PATRICK SPANFELNER: They try to not admit it, you know? They have something here called the Clinton List, which is a document, it’s probably several hundred pages with the names of all the people that you should avoid buying from. So that’s one of the things that the lawyer does, they verify that the history of the property and make sure that there’s been no sketchy people involved in that transaction. It’s a very important concept here to have clean money. And they do it by having a good lawyer to verify that everything’s okay. Other than that, I think you need to work with professionals. This is a country of bureaucracy. This is a country where you can spend your whole day or your whole life, basically, doing loops around the city trying to figure out–
LADISLAS MAURICE: It’s so bad.
PATRICK SPANFELNER: –you know, navigating red tape, basically. And you, definitely, want to avoid that. So one of the first times where I signed to buy a property, I didn’t trust the messenger at the notary to do this trip to the title office to register it. So I went by myself, and that was six hours waiting in line. And then you pay somebody 10, 15 bucks to take care of that, in dollars. So, definitely, go with that.
LADISLAS MAURICE: Don’t be cheap.
On using good architects in Colombia
PATRICK SPANFELNER: Go with good architects, if you’re planning to get a construction license, somebody who knows how to navigate the zoning. Because if not, it could just be an endless paper hell and bureaucracy going through the permitting.
LADISLAS MAURICE: Yeah. Because we were looking at one of your projects, one of your clients have bought a large essentially thousand-square-meter building with seven apartments, and you’re renovating all of them. It’s a $1.2 million project. How’s the paperwork? Like how complex is it managing a process like this?
PATRICK SPANFELNER: The licensing process or the purchase?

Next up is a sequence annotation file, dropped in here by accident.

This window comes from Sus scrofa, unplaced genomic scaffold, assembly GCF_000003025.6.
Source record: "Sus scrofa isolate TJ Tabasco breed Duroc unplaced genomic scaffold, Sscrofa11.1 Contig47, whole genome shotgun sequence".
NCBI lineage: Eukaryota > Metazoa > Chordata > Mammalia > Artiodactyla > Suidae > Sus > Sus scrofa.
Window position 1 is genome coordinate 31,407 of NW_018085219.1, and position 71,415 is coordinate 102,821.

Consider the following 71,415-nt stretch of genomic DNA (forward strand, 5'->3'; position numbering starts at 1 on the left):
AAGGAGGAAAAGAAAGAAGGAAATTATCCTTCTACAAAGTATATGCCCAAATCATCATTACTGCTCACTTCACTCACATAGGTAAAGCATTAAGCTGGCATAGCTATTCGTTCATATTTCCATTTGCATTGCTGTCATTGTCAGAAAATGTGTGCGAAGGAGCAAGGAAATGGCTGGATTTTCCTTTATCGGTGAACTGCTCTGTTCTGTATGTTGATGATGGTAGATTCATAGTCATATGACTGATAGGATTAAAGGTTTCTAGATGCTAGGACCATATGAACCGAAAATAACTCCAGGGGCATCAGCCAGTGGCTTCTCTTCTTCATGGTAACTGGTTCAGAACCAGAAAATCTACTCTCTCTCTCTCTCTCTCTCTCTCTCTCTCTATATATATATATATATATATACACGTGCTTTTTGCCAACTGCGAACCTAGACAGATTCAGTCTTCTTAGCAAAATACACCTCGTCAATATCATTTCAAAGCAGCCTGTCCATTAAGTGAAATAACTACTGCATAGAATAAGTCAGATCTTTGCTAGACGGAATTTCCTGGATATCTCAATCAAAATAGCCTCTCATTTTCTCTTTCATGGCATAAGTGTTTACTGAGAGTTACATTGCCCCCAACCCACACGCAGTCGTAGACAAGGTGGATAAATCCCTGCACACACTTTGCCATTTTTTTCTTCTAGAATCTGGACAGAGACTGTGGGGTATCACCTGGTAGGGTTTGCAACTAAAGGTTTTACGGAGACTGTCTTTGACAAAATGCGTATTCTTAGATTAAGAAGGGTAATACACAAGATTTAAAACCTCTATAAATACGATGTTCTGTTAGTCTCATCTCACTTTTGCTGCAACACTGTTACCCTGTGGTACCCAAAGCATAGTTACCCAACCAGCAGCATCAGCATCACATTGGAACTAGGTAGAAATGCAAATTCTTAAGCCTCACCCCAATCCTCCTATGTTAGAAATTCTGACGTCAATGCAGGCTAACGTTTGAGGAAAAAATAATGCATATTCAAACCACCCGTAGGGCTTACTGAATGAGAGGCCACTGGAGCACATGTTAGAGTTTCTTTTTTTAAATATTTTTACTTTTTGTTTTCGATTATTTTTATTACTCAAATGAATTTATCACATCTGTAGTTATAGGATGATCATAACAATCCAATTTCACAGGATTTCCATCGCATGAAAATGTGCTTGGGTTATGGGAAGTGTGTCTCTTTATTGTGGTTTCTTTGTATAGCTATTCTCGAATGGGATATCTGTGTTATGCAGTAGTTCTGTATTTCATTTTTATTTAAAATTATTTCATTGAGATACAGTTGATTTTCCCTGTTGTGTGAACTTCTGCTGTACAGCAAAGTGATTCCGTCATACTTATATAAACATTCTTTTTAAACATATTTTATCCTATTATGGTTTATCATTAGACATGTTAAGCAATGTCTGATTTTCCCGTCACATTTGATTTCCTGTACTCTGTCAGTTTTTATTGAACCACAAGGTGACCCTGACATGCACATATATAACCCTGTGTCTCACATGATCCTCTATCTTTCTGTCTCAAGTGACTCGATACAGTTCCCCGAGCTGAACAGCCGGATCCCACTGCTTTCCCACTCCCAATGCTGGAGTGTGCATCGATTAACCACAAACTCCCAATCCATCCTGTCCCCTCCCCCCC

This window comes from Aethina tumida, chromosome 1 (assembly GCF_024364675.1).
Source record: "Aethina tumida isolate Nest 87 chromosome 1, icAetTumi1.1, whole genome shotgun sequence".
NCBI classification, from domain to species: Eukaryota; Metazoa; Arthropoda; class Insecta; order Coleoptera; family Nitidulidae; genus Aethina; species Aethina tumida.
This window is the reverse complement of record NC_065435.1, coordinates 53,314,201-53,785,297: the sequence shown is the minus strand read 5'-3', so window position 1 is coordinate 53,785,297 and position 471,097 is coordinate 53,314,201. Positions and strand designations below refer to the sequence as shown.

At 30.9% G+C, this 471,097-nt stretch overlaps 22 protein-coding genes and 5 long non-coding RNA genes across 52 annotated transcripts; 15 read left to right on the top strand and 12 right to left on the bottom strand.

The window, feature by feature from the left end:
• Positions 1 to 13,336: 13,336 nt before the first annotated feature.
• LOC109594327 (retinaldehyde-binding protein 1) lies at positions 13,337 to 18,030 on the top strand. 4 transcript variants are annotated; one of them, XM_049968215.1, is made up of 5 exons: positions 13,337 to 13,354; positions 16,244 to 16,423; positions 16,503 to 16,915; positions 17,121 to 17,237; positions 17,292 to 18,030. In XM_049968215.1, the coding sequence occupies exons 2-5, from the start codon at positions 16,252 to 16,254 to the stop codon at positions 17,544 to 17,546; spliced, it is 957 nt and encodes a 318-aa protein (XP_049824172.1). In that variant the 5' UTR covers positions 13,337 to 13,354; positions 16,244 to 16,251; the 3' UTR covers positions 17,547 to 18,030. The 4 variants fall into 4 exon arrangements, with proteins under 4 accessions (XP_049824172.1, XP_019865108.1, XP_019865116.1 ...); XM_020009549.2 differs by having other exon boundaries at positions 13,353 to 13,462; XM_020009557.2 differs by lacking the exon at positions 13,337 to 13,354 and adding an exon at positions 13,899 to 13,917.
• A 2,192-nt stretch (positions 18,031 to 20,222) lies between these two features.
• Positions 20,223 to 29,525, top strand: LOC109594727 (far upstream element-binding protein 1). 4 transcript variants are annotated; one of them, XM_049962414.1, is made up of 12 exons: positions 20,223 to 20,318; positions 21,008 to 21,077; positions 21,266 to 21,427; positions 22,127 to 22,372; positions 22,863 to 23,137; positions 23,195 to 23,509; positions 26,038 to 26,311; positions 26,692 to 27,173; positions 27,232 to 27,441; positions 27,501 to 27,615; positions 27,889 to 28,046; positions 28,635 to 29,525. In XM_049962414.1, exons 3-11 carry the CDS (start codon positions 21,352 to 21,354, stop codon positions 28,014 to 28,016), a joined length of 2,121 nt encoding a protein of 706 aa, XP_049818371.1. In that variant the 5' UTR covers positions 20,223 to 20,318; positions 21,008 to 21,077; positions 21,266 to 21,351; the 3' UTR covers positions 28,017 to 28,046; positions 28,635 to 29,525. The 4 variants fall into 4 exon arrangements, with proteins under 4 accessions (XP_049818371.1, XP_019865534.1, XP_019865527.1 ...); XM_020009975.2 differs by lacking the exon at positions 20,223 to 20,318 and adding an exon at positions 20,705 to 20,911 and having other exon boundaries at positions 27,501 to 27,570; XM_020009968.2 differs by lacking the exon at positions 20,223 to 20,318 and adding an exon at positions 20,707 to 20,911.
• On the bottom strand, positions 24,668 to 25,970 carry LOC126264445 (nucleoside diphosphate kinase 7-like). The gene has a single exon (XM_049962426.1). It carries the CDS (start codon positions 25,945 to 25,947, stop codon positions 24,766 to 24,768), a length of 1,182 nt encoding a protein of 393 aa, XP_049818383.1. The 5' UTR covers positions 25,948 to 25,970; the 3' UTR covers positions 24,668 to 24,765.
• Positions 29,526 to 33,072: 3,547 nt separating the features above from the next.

LADISLAS MAURICE: The licensing process.
PATRICK SPANFELNER: I have three architects that I work with. So I have one that I really like. He’s from Medellín, and he designs very well, but he doesn’t know the local zoning, and every single city is different. So I actually pay another architect from Cali here, who used to work at the zoning office for 15 years, to oversee the process, and he corrects him and says, “Okay, you need to have, you know, a fire escape on this side, you need to have an extinguisher here, you need to make sure that all rooms have ventilation, you need to make sure–,” he comes with all these pointers.
And so I’m actually paying two architects in order to get this done. I could work with a local one, but I really trust this guy, and I know what he’s doing. And he’s very good at adjusting the design for our market, meaning that he knows what the foreigners want. And we rent furnished to foreigners. And that’s what he’s been basically designing for the last six or eight years. So I worked with him. And also their fees are very, very low. So the architect that I work with charges about $2 a square meter, just if it’s a light design, and if it’s a complete construction from scratch, it’s about $5, $6 a square meter, which is very, very affordable if you take it into consideration.
LADISLAS MAURICE: Yeah, it is.
PATRICK SPANFELNER: And then it’s just better to have that, and then I don’t have to worry about it.
Real Estate renovations costs per square meter in Colombia
LADISLAS MAURICE: And how much are renovation costs per square meter?
PATRICK SPANFELNER: If you do a light renovation, you can do it for about maybe $200 a square meter. And if you want to do more extensive renovation, where you change all the plumbing, all the electrical, the ceilings, the roof, the windows, well, then you can spend up to maybe $400 a square meter, if you want to go really all in.
About the strata system in Colombia
LADISLAS MAURICE: And can you tell us about the strata system, because when you come here to Colombia, and you start looking at real estate, one of the key things is which strata is this property located in. And it’s essentially six zones. I’ll let you elaborate on this.
PATRICK SPANFELNER: Okay. The strata system is essentially socialism in the works. It means that every single neighborhood and every single property is categorized from 1 to 6, 1 being low income, and 6 being high end. And what happens is that it affects everything from your utility bill, your internet bill, your property taxes, and so forth. And usually, I mean, you would be able to see, if you’re looking at something that looks like a slum, it’s usually 1 or 2, and then 3 or 4 is middle class, and then 5 or 6 is high end. The people that are in 5 and 6 are essentially subsidizing the ones that are living in strata 1 and 2. So it’s socialism in the works. And 3 or 4 are paying more or less the market rate for water, electricity, Internet, and so forth. And also the notary expenses and so forth. Everything gets adjusted based on the strata system.